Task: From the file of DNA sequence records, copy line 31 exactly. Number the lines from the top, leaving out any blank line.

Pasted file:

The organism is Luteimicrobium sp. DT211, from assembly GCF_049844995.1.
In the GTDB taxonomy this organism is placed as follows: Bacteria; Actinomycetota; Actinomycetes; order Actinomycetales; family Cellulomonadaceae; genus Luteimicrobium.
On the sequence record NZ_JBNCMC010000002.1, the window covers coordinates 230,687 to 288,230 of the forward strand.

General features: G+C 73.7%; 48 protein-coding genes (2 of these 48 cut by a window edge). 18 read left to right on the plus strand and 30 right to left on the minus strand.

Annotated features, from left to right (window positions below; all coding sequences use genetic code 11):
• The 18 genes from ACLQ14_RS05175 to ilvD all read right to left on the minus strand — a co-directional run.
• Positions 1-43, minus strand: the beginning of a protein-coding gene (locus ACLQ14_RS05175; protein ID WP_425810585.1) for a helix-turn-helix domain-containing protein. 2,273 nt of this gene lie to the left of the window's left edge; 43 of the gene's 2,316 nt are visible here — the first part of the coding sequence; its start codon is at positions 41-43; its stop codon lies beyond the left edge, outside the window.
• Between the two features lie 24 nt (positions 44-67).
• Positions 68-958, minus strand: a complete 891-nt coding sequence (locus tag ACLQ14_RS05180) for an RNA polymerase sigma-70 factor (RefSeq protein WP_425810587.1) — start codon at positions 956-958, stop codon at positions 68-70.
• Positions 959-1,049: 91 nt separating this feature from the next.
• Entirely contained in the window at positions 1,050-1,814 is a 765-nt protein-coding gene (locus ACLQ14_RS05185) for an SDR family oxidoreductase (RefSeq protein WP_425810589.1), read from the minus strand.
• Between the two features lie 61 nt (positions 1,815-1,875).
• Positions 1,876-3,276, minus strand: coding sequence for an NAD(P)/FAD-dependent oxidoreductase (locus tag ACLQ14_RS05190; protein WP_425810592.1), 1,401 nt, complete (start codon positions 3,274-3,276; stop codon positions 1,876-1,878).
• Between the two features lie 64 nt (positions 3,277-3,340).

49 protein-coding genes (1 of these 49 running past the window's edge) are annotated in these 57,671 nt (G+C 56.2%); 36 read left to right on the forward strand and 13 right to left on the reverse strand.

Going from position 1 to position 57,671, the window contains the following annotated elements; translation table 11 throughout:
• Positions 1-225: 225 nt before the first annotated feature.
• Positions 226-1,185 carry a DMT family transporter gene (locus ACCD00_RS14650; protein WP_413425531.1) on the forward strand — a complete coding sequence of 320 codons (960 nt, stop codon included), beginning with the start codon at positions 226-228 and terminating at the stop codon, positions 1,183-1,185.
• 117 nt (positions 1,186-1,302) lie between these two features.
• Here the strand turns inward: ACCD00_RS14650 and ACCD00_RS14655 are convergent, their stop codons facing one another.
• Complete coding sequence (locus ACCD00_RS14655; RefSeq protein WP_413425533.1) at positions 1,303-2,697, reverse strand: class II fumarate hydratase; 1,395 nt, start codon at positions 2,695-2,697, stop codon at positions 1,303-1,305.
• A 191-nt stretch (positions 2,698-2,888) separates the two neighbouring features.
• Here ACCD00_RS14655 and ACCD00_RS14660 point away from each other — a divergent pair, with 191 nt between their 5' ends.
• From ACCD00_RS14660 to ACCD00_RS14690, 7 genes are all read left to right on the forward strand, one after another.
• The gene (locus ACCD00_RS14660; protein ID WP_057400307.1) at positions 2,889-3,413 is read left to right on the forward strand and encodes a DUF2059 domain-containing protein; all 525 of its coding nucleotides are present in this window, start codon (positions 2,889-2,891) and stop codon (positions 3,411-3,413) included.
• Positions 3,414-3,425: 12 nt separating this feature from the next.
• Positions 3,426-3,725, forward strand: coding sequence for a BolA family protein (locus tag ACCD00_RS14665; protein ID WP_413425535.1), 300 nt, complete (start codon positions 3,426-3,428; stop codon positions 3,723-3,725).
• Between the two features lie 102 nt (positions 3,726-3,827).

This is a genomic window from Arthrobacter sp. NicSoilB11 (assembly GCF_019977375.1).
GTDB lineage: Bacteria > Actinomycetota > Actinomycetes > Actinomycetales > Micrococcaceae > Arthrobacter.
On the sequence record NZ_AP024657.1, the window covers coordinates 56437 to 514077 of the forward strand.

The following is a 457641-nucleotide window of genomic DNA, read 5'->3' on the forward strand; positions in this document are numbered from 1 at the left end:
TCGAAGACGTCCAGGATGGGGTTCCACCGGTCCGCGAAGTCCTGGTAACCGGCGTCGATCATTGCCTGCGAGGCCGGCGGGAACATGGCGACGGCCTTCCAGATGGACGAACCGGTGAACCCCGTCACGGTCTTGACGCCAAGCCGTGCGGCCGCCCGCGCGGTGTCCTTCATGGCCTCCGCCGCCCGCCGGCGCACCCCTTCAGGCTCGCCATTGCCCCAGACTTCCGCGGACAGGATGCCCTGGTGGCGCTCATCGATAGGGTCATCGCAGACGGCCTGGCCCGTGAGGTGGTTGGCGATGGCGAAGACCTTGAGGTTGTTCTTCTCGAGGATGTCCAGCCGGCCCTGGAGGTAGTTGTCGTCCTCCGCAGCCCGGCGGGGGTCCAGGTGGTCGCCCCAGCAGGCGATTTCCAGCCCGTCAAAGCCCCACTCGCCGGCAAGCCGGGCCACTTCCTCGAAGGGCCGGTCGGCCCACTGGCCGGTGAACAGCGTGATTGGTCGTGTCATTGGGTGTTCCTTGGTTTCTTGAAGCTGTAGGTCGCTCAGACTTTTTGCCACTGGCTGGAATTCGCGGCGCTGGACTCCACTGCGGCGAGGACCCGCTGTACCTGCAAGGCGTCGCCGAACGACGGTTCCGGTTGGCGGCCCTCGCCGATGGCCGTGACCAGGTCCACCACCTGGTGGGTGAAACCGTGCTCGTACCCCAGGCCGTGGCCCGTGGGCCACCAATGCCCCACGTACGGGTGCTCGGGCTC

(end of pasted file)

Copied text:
On the sequence record NZ_AP024657.1, the window covers coordinates 56437 to 514077 of the forward strand.